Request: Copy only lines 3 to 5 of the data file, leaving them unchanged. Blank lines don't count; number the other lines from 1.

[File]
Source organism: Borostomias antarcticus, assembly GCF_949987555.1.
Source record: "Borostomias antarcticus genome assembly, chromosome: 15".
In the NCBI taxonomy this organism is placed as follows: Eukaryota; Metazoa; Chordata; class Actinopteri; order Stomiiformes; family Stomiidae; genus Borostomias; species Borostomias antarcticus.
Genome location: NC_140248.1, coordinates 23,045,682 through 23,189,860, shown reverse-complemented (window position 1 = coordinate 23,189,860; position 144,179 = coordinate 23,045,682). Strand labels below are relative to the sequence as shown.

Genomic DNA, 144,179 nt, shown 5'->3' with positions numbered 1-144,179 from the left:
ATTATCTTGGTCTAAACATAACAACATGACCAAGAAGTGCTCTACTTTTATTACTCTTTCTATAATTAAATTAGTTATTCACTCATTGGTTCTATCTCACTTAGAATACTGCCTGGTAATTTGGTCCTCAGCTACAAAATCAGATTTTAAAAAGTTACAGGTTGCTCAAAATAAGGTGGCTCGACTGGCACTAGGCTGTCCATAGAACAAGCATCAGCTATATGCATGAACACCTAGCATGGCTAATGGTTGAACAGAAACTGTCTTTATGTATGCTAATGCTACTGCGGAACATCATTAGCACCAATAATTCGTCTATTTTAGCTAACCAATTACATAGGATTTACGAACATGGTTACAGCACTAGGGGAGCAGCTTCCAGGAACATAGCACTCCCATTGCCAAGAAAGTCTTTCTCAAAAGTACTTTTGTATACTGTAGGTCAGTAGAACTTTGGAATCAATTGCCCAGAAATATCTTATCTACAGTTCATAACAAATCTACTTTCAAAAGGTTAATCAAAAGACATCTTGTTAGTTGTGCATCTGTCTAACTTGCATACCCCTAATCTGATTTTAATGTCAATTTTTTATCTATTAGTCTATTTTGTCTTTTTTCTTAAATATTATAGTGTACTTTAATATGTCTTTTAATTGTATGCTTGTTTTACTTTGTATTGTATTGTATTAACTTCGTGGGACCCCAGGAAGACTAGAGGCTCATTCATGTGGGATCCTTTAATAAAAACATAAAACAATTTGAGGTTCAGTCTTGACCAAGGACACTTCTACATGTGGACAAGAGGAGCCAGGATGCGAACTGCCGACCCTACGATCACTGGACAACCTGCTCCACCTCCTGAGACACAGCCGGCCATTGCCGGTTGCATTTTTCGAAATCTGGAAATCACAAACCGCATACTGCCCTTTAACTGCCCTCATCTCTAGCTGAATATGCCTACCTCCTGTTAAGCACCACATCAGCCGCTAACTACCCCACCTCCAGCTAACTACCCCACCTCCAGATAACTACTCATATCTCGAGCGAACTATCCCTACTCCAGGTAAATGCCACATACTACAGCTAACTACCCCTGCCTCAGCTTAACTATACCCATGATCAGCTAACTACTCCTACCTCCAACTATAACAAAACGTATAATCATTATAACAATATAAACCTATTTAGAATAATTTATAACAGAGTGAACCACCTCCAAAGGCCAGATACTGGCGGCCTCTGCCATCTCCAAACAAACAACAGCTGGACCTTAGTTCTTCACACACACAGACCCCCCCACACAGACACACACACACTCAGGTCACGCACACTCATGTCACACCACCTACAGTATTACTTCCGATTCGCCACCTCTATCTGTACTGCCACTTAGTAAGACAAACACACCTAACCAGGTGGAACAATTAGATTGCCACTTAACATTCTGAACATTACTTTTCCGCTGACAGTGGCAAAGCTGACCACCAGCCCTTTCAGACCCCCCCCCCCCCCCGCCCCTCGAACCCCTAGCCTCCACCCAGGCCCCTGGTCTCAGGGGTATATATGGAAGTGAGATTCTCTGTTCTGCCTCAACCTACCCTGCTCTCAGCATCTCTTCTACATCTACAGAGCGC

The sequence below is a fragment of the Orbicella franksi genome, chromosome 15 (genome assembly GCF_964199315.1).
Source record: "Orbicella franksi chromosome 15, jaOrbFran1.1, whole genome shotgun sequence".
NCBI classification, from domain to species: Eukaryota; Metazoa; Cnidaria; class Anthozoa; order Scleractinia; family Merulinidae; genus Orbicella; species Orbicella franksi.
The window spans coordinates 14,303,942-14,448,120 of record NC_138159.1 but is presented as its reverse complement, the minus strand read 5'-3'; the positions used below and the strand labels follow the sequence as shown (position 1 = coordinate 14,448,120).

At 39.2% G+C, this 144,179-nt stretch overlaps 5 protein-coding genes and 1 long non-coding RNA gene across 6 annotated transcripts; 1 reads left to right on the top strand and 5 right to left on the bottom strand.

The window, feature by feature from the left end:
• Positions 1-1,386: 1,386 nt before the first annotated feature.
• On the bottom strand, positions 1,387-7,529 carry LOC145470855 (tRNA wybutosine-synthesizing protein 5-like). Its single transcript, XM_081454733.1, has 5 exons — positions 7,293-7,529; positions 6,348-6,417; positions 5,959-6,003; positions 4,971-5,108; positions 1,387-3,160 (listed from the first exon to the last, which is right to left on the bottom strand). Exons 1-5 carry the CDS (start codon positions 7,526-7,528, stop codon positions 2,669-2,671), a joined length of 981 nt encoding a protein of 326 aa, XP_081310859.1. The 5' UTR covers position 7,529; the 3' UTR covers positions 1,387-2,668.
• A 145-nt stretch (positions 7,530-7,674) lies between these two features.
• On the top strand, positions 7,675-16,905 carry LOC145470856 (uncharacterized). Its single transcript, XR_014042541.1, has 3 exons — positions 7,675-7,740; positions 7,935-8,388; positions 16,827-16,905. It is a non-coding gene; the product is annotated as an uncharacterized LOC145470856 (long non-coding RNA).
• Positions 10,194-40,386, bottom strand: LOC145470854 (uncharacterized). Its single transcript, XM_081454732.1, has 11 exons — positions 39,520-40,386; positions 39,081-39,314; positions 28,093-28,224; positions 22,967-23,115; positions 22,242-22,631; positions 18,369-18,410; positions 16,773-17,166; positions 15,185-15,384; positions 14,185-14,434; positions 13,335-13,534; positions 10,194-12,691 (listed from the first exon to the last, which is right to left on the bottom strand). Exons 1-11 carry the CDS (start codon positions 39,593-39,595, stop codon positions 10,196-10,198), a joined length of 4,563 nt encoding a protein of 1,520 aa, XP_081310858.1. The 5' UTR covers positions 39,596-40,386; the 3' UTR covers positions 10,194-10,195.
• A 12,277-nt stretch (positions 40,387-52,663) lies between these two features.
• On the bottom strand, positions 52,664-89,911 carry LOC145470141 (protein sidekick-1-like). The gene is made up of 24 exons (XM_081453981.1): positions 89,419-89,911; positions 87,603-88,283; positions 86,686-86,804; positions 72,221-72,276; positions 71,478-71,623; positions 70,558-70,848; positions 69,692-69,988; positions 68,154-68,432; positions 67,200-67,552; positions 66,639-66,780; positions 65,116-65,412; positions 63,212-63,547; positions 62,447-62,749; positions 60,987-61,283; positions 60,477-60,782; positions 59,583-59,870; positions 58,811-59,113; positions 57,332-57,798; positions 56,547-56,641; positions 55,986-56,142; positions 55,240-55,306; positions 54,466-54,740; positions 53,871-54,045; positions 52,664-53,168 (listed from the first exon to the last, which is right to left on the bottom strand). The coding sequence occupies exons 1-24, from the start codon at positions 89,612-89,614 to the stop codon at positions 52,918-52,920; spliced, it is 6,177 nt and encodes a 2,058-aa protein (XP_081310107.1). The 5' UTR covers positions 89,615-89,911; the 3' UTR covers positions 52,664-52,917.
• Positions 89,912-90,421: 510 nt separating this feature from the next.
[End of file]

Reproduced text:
In the NCBI taxonomy this organism is placed as follows: Eukaryota; Metazoa; Chordata; class Actinopteri; order Stomiiformes; family Stomiidae; genus Borostomias; species Borostomias antarcticus.
Genome location: NC_140248.1, coordinates 23,045,682 through 23,189,860, shown reverse-complemented (window position 1 = coordinate 23,189,860; position 144,179 = coordinate 23,045,682). Strand labels below are relative to the sequence as shown.

Genomic DNA, 144,179 nt, shown 5'->3' with positions numbered 1-144,179 from the left: